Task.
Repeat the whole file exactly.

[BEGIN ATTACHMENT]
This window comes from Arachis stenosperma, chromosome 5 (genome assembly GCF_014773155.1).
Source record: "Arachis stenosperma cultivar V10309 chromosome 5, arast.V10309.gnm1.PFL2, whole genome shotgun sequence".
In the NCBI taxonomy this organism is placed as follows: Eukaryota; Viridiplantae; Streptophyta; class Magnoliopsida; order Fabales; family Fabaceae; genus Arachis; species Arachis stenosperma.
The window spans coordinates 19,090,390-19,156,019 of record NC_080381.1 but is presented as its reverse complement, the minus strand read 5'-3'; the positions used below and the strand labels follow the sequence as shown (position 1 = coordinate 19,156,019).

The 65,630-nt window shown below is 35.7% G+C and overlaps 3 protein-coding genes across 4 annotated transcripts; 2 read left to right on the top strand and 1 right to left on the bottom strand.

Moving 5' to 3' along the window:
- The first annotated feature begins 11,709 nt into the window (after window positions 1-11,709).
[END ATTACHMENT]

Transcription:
This window comes from Arachis stenosperma, chromosome 5 (genome assembly GCF_014773155.1).
Source record: "Arachis stenosperma cultivar V10309 chromosome 5, arast.V10309.gnm1.PFL2, whole genome shotgun sequence".
In the NCBI taxonomy this organism is placed as follows: Eukaryota; Viridiplantae; Streptophyta; class Magnoliopsida; order Fabales; family Fabaceae; genus Arachis; species Arachis stenosperma.
The window spans coordinates 19,090,390-19,156,019 of record NC_080381.1 but is presented as its reverse complement, the minus strand read 5'-3'; the positions used below and the strand labels follow the sequence as shown (position 1 = coordinate 19,156,019).

The 65,630-nt window shown below is 35.7% G+C and overlaps 3 protein-coding genes across 4 annotated transcripts; 2 read left to right on the top strand and 1 right to left on the bottom strand.

Moving 5' to 3' along the window:
- The first annotated feature begins 11,709 nt into the window (after window positions 1-11,709).